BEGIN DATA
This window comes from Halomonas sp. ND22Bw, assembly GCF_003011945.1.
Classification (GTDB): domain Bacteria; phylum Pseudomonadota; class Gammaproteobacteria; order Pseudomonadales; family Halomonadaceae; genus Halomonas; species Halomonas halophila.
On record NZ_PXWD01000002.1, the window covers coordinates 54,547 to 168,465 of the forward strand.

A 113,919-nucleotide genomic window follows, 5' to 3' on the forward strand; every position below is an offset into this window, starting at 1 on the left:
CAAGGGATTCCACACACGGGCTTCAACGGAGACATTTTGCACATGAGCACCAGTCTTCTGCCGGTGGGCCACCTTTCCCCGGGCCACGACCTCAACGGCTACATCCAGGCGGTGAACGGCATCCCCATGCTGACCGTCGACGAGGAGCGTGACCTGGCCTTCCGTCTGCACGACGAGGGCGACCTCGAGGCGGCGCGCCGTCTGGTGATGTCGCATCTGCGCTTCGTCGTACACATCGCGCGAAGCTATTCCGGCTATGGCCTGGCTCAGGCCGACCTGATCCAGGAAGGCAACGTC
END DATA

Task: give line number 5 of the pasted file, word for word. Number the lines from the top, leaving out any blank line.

CAAGGGATTCCACACACGGGCTTCAACGGAGACATTTTGCACATGAGCACCAGTCTTCTGCCGGTGGGCCACCTTTCCCCGGGCCACGACCTCAACGGCTACATCCAGGCGGTGAACGGCATCCCCATGCTGACCGTCGACGAGGAGCGTGACCTGGCCTTCCGTCTGCACGACGAGGGCGACCTCGAGGCGGCGCGCCGTCTGGTGATGTCGCATCTGCGCTTCGTCGTACACATCGCGCGAAGCTATTCCGGCTATGGCCTGGCTCAGGCCGACCTGATCCAGGAAGGCAACGTC